TOSCA Expedition

A UCD School of Earth Sciences-led international expedition, TOSCA (Tectonic Spreading and the Charlie-Gibbs Fracture Zone) has just sailed out of Galway on the Research Vessel Celtic Explorer. TOSCA  is funded by the National Development Plan Ship-time Programme and has stemmed  from AORA (Atlantic Ocean research Alliance) acquired bathymetric data at the Charlie-Gibbs Fracture Zone. Initial interpretations of the AORA data have revealed a spectacular landscape with 4000m high mountains rising from the seabed to 600m below the sea surface. The team is now bringing a fully-equipped research vessel to the region in order to understand the geological processes that have created the extraordinary landscape there.

Tectonic processes, related to the stretching of the Atlantic Ocean at this location, have created these mountains which the team believe might reveal rocks that are created much deeper in the continental crust and upper mantle (several kilometres below the seabed), making them now accessible for sampling. Additional mapping and sampling will help them understand better the processes that create them. Topographies as high and as steep as these mountains are often subject to catastrophic slope collapses, much like their subaerial counterparts. Underwater landslides on steep slopes have the potential to generate tsunamis that could traverse the Atlantic Ocean in any direction, towards western Europe, Canada, USA, Greenland, etc. These environments are also likely to host diverse and rich habitats, so far undiscovered and never seen by humans before. In order to understand these geological processes and characterise the habitats that like living there, the TOSCA team will collect more bathymetric data, seismic profiles, video footage, rock and biological samples and sediment cores.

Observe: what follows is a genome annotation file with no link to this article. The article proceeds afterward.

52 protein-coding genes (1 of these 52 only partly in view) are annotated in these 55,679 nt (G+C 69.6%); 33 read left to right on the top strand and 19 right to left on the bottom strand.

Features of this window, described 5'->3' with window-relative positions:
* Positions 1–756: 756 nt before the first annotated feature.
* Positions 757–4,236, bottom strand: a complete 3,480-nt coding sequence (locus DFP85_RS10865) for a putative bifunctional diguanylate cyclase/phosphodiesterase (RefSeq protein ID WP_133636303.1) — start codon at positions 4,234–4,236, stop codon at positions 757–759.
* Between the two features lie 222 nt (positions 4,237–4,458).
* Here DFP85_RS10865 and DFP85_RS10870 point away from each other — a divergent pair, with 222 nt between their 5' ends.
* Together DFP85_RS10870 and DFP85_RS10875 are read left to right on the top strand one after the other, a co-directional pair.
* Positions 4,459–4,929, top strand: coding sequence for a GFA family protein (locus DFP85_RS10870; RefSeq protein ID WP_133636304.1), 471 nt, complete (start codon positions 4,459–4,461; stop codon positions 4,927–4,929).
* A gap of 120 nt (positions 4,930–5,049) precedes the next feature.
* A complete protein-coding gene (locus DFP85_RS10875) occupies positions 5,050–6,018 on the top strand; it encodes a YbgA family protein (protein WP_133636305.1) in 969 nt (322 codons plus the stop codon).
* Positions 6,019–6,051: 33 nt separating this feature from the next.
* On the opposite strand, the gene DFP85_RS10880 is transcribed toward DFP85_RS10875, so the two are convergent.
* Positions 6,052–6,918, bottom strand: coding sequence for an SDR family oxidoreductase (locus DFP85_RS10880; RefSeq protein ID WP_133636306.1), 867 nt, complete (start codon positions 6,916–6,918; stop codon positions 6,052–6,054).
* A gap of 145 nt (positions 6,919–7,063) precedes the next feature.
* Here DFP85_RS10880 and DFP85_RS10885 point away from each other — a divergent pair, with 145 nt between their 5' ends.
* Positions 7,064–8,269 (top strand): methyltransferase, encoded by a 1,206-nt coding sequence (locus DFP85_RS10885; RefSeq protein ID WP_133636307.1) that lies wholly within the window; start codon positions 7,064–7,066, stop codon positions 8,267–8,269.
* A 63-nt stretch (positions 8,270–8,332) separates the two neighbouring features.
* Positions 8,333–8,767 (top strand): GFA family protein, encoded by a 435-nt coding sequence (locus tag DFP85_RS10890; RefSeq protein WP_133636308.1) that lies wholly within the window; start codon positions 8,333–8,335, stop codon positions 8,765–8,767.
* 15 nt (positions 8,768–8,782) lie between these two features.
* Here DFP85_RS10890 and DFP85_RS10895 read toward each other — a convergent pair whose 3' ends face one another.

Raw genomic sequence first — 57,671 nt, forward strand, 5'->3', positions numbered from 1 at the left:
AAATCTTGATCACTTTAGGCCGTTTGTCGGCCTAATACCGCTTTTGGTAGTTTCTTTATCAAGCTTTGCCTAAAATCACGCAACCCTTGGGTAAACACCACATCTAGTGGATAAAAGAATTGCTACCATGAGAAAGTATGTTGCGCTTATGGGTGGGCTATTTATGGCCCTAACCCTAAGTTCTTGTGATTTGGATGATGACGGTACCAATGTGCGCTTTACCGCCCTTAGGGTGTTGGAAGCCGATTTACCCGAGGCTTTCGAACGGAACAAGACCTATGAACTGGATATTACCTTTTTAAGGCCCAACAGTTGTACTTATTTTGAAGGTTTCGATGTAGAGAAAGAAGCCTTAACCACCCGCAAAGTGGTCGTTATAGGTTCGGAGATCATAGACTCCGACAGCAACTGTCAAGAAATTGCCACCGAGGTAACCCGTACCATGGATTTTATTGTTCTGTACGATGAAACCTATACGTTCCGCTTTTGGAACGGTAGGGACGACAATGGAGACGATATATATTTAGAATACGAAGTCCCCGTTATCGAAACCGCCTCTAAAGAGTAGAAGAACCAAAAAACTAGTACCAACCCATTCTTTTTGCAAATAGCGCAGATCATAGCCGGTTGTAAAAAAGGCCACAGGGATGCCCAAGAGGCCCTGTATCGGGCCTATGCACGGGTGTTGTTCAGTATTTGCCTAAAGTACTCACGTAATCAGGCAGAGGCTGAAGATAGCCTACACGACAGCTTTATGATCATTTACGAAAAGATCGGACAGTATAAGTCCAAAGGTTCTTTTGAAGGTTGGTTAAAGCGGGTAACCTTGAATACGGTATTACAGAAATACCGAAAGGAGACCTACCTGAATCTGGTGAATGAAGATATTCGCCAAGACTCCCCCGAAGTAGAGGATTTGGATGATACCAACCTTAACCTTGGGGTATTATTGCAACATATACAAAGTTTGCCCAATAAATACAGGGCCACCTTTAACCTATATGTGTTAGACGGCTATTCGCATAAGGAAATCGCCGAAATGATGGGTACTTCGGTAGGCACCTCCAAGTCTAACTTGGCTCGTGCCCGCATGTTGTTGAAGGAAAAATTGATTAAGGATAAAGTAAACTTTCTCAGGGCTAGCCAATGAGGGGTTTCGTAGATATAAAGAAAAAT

Funding has come from the National Development Plan Ship-time Programme and from the German Science Foundation (DFG). The planning and organisation of the expedition has been coordinated by the Marine Institute in Galway. 

 

To follow news of the survey that will run until the 8th of June use #expTOSCA on twitter, follow @aggiegeorg and/or @maria_MarineGeo.

Facebook page: https://www.facebook.com/expTOSCA/

And the Marine Institutes blog http://scientistsatsea.blogspot.com/